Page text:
‘White Beech’ puts Greer’s habitat-rebuilding theories to test
08/13/2014 8:58 PM
08/14/2014 2:43 PM
“White Beech: The Rainforest Years” by Germaine Greer (Bloomsbury, 370 pages, $30)
In her 1999 book “The Whole Woman,” Germaine Greer declared, “It’s time to get angry again.” She was addressing feminism, but the phrase is emblematic of her entire worldview. For Greer, complacency is our most pressing problem.
“There is little point in accumulating gene banks and none whatever in breeding threatened species in captivity,” she writes in “White Beech.” “The only way of keeping the extraordinary richness and exuberance of this small planet is to rebuild habitat.”
“White Beech” is Greer’s 11th book, and it is the story of a decade spent developing the Cave Creek Rainforest Rehabilitation Scheme on a former dairy farm in the northeastern Australian state of Queensland, where she put her habitat-rebuilding theories to the test.
For Greer, this was an unexpected move, but not exactly out of character, for she has always been equally hard-edged and utopian. That’s the key to her feminism and her other political activism, and so the decision to spend half a million dollars to purchase a devastated corner of the Gondwana Rainforests system is very much in keeping with her sensibility.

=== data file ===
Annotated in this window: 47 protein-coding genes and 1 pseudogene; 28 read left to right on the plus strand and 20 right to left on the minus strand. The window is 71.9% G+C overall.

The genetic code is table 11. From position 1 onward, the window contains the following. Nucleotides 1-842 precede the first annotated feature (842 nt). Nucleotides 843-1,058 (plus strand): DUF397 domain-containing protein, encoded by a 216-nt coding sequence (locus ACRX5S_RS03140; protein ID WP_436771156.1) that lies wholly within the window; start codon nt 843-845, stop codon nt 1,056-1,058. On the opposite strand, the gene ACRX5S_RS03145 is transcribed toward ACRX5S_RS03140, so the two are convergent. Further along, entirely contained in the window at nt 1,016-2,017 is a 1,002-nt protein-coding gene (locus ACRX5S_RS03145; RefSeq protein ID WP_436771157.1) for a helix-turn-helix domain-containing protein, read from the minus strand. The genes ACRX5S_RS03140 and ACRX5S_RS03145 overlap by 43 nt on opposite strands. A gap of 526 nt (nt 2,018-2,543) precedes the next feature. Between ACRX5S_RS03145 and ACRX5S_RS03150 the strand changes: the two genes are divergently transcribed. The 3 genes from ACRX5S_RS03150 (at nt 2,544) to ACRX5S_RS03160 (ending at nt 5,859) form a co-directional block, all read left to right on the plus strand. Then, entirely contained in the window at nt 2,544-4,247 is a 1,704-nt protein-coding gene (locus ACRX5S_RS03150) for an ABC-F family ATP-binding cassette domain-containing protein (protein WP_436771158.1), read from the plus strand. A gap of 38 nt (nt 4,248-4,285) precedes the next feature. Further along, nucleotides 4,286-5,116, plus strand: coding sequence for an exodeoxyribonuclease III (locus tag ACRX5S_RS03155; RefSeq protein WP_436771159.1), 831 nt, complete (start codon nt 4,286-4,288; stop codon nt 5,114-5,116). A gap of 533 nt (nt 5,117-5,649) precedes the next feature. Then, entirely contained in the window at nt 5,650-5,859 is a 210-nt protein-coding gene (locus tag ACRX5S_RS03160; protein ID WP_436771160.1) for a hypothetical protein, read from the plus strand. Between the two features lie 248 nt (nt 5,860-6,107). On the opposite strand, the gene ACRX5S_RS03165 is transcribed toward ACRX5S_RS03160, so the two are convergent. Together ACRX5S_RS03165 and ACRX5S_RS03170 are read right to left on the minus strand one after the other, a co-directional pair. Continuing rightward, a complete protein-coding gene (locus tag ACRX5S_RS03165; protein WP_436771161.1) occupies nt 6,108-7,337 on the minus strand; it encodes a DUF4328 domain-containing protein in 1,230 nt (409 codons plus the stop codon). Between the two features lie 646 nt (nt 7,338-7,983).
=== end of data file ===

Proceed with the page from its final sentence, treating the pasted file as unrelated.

What Greer is arguing for is a kind of environmental absolutism. In her view, the country, the planet even, is not beyond saving, but only if we open up our way of thinking. We need to know more, so we can understand where we are and how to move ahead.
– David L. Ulin, Los Angeles Times
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